1. 1.

    Elearning increases students’ self-estimation of competence in communication with dying patients and their relatives.

     
  2. 2.

    Elearning increases students’ self-estimation of knowledge and skills in palliative care.

     
  3. 3.

    Elearning increases students’ preparation to provide palliative care.

     
  4. 4.

    Elearning increases students’ knowledge in palliative care (measured by the mark in the written examination).

     

Methods

Data collection

Data was collected either after participation in the elearning course or after individual preparation by means of textbooks and self-guided learning and prior to the written examination on the topic of palliative care. All students who participated in the multiple choice examination were previously informed about the study via email. Students were informed via written and oral communication that their participation in the study was on a voluntary basis. The response rate of the questionnaires was 97%. Twenty students chose not to participate in this study.

Sample

The study sample consisted of three cohorts. In the first study cohort, 329 (49.1%) undergraduate medical students completed the elearning course during the summer semester of 2013. The second study cohort consisted of 222 (33.1%) students completing the course during the winter semester of 2013/2014, and 119 (17.8%) students completed the elearning-course in the summer semester of 2014, resulting in a total of 670 participants for all three cohorts. The students’ average age was 28 years. The participants’ average duration of studies was 11 semesters. The participants were 65.5% (n = 439) female and 34.5% (n = 231) male.

Study design

To investigate students’ acceptance of the elearning course, we conducted a cross-sectional study that is appropriate for proof-of-concept evaluation. Data was collected via written self-assessment. Ethical approval was obtained from the Ethics Committee of the Medical Faculty of Heinrich Heine University Dusseldorf, Germany (Ethics committee approval No. 4876). The study was conducted in accordance with the Declaration of Helsinki on Ethical Principles for Medical Research involving Human Subjects. This report complies with the Strengthening the Reporting of Observational Studies in Epidemiology (STROBE) 22-item checklist to improve the quality of reporting of observational research [17].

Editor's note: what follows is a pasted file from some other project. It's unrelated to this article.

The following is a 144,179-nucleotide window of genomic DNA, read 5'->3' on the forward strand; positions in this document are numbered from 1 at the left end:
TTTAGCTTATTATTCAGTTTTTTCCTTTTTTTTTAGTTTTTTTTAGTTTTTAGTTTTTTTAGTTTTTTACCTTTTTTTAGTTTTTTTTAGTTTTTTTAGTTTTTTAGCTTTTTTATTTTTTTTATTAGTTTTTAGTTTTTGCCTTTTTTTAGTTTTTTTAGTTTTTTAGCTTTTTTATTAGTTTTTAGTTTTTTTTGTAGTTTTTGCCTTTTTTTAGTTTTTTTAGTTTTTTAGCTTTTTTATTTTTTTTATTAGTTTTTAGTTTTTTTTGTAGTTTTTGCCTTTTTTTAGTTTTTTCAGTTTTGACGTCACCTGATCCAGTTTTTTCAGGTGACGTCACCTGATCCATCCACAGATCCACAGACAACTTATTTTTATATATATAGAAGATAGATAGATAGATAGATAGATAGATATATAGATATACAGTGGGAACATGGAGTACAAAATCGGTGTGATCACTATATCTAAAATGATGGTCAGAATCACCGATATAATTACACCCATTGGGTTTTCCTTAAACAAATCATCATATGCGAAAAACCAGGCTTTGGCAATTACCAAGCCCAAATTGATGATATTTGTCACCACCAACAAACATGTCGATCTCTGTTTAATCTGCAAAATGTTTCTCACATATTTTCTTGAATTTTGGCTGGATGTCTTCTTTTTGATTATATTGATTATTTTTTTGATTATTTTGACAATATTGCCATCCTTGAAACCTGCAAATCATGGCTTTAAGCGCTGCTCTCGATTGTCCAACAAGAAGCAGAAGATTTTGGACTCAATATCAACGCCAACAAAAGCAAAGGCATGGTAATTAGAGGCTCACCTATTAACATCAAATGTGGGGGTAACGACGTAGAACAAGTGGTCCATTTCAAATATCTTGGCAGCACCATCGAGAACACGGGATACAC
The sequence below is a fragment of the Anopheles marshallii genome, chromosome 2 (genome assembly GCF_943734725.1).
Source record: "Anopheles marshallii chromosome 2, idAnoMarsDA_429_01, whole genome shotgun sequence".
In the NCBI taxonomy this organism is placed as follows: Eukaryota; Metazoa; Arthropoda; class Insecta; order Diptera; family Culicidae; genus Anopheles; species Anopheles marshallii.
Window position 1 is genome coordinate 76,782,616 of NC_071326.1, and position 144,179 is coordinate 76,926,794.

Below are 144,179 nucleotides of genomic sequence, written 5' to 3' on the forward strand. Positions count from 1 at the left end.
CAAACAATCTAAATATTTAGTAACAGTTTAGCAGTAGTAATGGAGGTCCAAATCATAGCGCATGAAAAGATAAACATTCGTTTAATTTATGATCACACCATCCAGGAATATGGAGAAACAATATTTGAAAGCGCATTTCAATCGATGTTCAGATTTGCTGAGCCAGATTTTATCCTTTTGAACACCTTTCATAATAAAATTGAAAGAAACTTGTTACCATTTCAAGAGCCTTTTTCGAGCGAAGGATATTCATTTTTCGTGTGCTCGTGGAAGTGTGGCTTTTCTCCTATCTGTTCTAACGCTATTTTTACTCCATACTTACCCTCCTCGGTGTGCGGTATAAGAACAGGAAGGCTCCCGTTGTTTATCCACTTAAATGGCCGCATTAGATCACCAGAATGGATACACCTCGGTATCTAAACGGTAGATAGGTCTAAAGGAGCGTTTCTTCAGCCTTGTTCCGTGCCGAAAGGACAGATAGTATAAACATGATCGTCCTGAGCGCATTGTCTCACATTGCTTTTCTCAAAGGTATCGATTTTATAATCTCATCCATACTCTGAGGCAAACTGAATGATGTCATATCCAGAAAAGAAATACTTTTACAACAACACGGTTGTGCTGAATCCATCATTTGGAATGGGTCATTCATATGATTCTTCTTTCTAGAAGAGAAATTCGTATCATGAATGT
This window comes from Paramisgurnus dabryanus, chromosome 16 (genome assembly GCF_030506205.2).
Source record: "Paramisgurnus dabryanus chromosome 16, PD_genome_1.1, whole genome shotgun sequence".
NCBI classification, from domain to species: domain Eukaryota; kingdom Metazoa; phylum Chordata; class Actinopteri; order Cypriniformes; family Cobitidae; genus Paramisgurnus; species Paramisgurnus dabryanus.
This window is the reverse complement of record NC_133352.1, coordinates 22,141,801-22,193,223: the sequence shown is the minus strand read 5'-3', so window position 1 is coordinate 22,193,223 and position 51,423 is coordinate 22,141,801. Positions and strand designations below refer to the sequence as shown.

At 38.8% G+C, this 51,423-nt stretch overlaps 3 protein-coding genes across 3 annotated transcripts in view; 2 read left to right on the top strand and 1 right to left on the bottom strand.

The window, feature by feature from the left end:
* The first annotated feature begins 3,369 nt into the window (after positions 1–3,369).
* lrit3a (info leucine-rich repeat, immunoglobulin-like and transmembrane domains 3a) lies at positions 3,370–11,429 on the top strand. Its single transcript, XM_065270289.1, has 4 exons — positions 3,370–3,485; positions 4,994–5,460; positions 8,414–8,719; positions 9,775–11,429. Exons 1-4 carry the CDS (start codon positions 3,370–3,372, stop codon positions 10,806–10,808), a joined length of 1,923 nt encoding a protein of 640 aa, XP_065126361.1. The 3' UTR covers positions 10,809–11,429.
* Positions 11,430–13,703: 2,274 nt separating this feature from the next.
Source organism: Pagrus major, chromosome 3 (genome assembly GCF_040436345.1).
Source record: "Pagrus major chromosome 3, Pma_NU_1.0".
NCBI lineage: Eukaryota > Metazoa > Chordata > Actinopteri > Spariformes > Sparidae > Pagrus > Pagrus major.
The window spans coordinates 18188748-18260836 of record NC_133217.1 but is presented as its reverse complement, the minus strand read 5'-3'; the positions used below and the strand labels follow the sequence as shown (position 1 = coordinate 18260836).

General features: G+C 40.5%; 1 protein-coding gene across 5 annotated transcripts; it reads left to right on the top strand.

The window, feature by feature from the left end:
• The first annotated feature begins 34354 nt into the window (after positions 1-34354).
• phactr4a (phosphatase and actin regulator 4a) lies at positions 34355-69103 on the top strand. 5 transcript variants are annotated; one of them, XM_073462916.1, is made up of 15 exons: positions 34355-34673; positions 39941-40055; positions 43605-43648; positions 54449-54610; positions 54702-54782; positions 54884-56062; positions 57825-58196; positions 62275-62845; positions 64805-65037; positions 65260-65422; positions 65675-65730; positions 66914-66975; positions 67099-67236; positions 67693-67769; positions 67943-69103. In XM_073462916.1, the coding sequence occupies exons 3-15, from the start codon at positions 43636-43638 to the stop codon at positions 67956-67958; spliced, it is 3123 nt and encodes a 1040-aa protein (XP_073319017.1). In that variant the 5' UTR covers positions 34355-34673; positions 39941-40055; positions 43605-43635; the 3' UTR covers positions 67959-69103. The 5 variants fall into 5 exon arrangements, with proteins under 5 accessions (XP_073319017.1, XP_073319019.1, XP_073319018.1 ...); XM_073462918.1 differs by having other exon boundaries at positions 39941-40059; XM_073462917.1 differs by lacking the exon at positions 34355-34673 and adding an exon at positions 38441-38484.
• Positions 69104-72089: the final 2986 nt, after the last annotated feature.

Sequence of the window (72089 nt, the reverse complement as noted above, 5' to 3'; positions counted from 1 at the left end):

Independent variables

Elearning course: Palliative care basics

The elearning course consists of five contextual teaching domains: symptom management, communication and interaction, interprofessionalism, ethical/legal/societal aspects, and self-reflection. Thematic contents and didactic methods of the elearning course are presented in Table 1. In addition to the content of these modules, the course includes multiple-choice questions to help students prepare for the final exam. The included reflection questions are aimed at providing the participating students with the opportunity to reflect on their own attitudes towards death and dying.
Table 1

Thematic content and didactic methods of the elearning course Basic Topics in Palliative Care

Module

Contents

Teaching units (TU)

Didactic methods

Introduction

Fundamentals of palliative care

Communication and psychosocial aspects

2 TU

Virtual Standardised Patients (VSPs)

electures; graphics, Youtube videos

Self-reflection exercises

Module 1: Symptom management: pain, dyspnea

WHO-staging system, opioid rotation, therapy of dyspnea

1 TU

Virtual Standardised Patients (VSPs)

electures

Module 2: Breaking bad news in palliative care

Communication in palliative care (e.g. SPIKES model)

1 TU

Learning from models

Module 3: Nutrition and thirst at the end-of-life

Eating, drinking and oral care

1 TU

Interprofessional teaching

Module 4: Gastroenterological symptom management

Nausea, vomiting, constipation, obstruction, diarrhoea

1 TU

Problem-based learning with case vignettes

Module 5: Psychiatric symptom management

Anxiety, delirium

1 TU

Virtual Standardised Patients (VSPs)

electures;

Interactive case management

Module 6: Interprofessional Team

Members of the palliative care team

1 TU

Virtual Standardised Patients (VSPs)

Interprofessional Teaching

Module 7: Clinical ethics

Advance care planning, aspects of euthanasia

1 TU

Interactive case management

Module 8: Symptom management: final phase

Dying phases, Liverpool Care Pathway

1 TU

Virtual Standardised Patients (VSPs)

electures

  

Total 10 TU

 

1 TU = 45 min

The elearning course comprises ten teaching units (TU) and was developed for clinical medical students. It is part of the mandatory palliative care curriculum and is taught on an interdisciplinary and interprofessional basis to fourth- and fifth-year medical students at Heinrich Heine University Dusseldorf, Germany. All students who had been enrolled in the elearning course were included in the study. The technical realisation of the course was effected via the Casus online platform®. The elearning course is based on systematic education research and the deliberate use of elements promoting successful learning in virtual teaching environments (engendering affective impressions, the experience of success, and quick successions of user repetition) in order to effectively teach highly sensitive and complex issues of palliative care [18, 19]. In this course, the use of virtual standardised patient contact (VSPC) and interprofessional teaching constitute the central didactic elements [20]. Other educational methods and tools used are e-lectures, patient case vignettes, and reflective study questions with experts’ answers. A multiple choice test at the end of the module prepares students for the mandatory final examination. The participating students completed the paper-based questionnaires immediately before the exam.